Vanadium redox batteries are one of the most promising energy storage solutions and centrifugal pumps are at their heart.
Centrifugal pumps are the unsung heroes of most everyday processes. On average, the average person will experience a process that has been powered by a centrifugal pump 8 times a day. It is the same story for the new and developing vanadium redox battery technology being developed by companies across the globe. These companies are looking to create a world able to produce renewable energy via wind, solar, or tidal power and then store the generated energy with vanadium redox batteries for later use or transportation.
There are many possibilities associated with vanadium redox batteries, making them well suited for use in larger power storage applications, such as helping average out the output of highly variable generation sources like wind or solar power, helping generators cope with surges in demand at peak times, or levelling out supply and demand at transmission-constrained regions.
Vanadium flow batteries are one of the few new battery formats that hold the promise to be capable of affordably storing energy for prolonged periods of time. That’s a valuable feature for grid-scale energy storage that tackles the problem of providing energy and electricity to remote areas.
Energy Storage – Advantages
The main advantages of vanadium redox batteries are their ability to offer almost unlimited capacity simply by using larger storage tanks and that they can be left completely discharged for long periods of time with no ill effects. Then can be recharged simply by replacing the electrolyte if no power source is available. Better yet, if the electrolytes are accidentally mixed, the battery suffers no permanent damage.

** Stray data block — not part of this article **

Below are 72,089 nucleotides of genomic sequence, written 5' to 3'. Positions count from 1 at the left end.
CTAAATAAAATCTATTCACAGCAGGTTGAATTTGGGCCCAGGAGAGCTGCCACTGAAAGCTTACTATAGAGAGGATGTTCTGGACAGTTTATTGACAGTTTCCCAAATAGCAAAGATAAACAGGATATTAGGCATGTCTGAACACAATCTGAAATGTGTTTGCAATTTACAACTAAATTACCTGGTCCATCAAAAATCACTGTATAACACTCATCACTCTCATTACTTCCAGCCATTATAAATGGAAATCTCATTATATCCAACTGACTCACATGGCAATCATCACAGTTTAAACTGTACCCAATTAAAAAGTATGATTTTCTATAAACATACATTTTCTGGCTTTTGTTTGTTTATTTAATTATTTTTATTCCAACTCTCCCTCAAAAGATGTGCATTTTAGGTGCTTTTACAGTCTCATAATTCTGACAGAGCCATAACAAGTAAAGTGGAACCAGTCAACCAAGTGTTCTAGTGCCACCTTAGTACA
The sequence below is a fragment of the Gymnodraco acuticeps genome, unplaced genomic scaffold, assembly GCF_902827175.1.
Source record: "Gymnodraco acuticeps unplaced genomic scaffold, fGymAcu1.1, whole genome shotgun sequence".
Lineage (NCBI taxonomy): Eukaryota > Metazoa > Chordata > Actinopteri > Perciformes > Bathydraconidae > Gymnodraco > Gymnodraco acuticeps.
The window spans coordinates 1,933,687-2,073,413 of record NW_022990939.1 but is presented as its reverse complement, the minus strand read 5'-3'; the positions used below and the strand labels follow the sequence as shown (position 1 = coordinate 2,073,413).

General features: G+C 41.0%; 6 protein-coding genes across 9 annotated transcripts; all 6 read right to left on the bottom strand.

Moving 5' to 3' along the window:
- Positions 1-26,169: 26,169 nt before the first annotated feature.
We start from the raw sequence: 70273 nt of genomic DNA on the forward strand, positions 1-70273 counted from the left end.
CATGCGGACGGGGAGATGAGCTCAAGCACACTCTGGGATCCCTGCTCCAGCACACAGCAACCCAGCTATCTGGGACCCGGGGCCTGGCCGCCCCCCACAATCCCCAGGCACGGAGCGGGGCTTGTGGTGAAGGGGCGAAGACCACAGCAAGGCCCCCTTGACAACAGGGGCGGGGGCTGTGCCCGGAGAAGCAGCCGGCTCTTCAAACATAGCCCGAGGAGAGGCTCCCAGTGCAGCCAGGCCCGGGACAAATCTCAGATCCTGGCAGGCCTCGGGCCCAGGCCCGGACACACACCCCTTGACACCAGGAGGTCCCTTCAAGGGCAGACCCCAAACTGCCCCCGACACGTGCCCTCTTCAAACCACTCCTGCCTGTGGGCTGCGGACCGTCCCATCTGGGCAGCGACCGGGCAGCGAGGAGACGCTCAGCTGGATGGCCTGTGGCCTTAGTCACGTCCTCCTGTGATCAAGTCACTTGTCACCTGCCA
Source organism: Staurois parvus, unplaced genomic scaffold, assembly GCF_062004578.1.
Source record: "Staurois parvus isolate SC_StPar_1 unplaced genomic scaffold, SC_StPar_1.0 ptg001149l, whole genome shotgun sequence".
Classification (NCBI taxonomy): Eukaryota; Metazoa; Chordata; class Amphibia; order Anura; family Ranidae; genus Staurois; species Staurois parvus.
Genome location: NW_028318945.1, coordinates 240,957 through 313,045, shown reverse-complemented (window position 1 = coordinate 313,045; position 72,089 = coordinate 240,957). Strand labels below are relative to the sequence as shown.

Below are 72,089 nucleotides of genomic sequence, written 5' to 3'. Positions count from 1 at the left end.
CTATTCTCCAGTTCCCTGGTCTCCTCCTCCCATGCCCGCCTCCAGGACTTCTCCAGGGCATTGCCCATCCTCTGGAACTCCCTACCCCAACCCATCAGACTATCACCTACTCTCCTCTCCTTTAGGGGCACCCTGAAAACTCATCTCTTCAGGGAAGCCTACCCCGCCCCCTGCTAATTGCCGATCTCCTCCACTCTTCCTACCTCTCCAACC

Vanadium redox batteries have the power to change the way the world produces energy. By combining these batteries with solar or wind power while matching the cost of existing energy generation from gas, coal, and nuclear power, the vanadium redox batteries could become the most sought-after and desirable means of energy production. The market for vanadium flow batteries is forecast to be worth $390 million (€357 million) by 2020, according to Lux Research.
The centrifugal role
Vanadium redox batteries work like a rechargeable fuel cell. The charging process involves power cells in which two electrolytes are separated by a proton exchange membrane. Both electrolytes are vanadium-based, with the electrolyte in the positive half-cells containing + ions and the electrolyte in the negative half-cells containing – ions. This vanadium-based chemical remains extremely acidic throughout its use. Both half cells are additionally connected to storage tanks and centrifugal pumps so that very large volumes of electrolytes can be circulated through the cell.
The vanadium redox battery technology is solely reliant on centrifugal pumps for processing the acid liquid from the storage tank to the electrode membrane to convert chemical energy to electrical energy or vice versa.
Diagram of the vanadium flow setup
It is essential that the centrifugal pump is selected correctly to combat the corrosive and acidic properties of the vanadium solution whilst maintaining over 70% average operating efficiency. For this type of acid, we have found that pumps built with thermoplastic work best, ensuring a long working life for the pump.
For the most optimal process, it is best to utilise dry-run protection installed in a select range of magnetic drive pumps, which enable the system to run dry up to 8 hours without damaging equipment. This feature ensures a leak-free and safe working environment, which is particularly important when processing highly valuable and volatile media such as vanadium solution.